25km (16 miles) S of St. Petersburg
For an intimate view of imperial country living during St. Petersburg's rise to world prominence, visit the baroque Catherine's Palace at Tsarskoye Tselo (formerly called Pushkin). This is almost always viewed together with a trip to nearby Pavlovsk to see Czar Paul I's classical castle and sculpted gardens. It was here that Russian engineers laid the country's first railway line, connecting these two royal resort towns, in order to shuttle nobles between palaces for summertime balls. Today anyone can ride the train, a 5-minute, 20-ruble ride, and view a model of the original train that took Czar Nicholas I and his family on their first ride. The world-famous Amber Room -- gutted by the Nazis and recently meticulously reconstructed -- is the major draw at Catherine's Palace; the rest of its rooms are marginally less impressive.
Tsarskoye Tselo and Pavlovsk each can be visited on its own, but their proximity to each other and convenient transport between them make for a pleasant dual-destination trip. Nearly all organized tours combine the two. You could fit both into 1 day, extend the trip over a weekend, or visit each separately. If you're visiting both, it makes most sense to hit Tsarskoye Tselo in the morning, then head to Pavlovsk for a picnic lunch in the park before visiting the palace there.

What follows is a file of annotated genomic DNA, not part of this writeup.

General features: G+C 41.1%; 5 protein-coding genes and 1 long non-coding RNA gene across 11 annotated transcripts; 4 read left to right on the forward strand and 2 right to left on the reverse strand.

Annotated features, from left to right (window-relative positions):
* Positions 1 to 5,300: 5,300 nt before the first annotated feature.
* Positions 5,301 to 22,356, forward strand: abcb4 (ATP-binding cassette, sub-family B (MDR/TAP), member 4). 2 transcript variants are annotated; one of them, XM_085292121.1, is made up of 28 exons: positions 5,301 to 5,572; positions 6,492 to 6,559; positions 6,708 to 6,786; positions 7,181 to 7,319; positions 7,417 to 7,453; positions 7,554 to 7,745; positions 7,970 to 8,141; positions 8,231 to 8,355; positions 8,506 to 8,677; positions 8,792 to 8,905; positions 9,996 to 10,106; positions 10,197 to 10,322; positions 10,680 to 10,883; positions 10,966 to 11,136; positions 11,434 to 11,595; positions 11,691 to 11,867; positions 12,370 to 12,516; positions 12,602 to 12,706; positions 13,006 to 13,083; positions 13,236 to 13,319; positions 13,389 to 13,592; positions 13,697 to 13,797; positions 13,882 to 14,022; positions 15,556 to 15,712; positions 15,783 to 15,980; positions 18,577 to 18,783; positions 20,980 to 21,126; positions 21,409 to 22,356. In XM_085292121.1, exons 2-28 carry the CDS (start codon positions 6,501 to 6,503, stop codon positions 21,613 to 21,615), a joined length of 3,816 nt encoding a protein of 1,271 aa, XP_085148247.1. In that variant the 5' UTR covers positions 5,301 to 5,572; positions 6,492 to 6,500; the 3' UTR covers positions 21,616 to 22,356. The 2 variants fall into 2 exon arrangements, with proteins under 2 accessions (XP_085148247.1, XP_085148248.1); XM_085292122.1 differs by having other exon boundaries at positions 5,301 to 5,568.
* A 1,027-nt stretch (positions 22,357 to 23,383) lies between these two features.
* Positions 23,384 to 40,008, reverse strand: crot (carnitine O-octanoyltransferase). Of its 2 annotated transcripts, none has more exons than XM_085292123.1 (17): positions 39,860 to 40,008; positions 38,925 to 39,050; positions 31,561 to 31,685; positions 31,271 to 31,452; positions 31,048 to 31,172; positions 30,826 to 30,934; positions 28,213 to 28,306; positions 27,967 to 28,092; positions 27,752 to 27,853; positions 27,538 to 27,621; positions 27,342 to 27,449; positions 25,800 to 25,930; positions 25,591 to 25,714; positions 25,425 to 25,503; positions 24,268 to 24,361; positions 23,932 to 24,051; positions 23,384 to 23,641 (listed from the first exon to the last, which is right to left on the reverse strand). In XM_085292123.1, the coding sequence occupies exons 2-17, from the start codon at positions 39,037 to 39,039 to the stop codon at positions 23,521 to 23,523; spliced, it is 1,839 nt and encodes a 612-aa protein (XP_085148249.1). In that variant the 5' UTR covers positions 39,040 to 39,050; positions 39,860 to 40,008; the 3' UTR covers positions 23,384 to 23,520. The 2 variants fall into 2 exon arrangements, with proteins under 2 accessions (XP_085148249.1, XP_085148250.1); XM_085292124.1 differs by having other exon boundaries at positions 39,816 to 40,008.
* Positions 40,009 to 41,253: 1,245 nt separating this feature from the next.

Many St. Petersburg hotels offer tours, as do Davranov Travel (17 Italianskaya Ulitsa; tel. 812/571-8694; www.davranovtravel.ru) and Frigate Tours (tel. 812/331-3333; www.frigate-tour.com). You can also get a riverboat to Tsarskoye Tselo from the pier in front of the Winter Palace in St. Petersburg during the warmer months. Getting there on your own is not too difficult, but getting around once you're there requires a great deal of walking. A good tour guide or detailed book about the palaces (available at bookstores in St. Petersburg) is recommended. Organized tours usually take you by bus to Tsarskoye Tselo first, then to Pavlovsk.
If you're on your own, Russian tour buses run direct to Tsarskoye Tselo from in front of Nevsky Prospekt metro station; the trip takes about 40 minutes and costs about 500 rubles round-trip. You can also take a suburban train (elektrichka), which leaves Vitebsk station in St. Petersburg for Tsarskoye Tselo, then continues on to Pavlovsk. The ride costs about 200 rubles and takes about 45 minutes, then another 5 minutes to Pavlovsk, but you must be able to read the names of both towns in Russian to make sure you don't miss your stop. The train station at Tsarskoye Tselo is a sight in itself, with its Art Nouveau sweep and murals showing stations along the route, as well as the Royal Waiting Room upstairs. The walk to the palace takes a good 15 minutes, or you can hire a taxi.
What To See & Do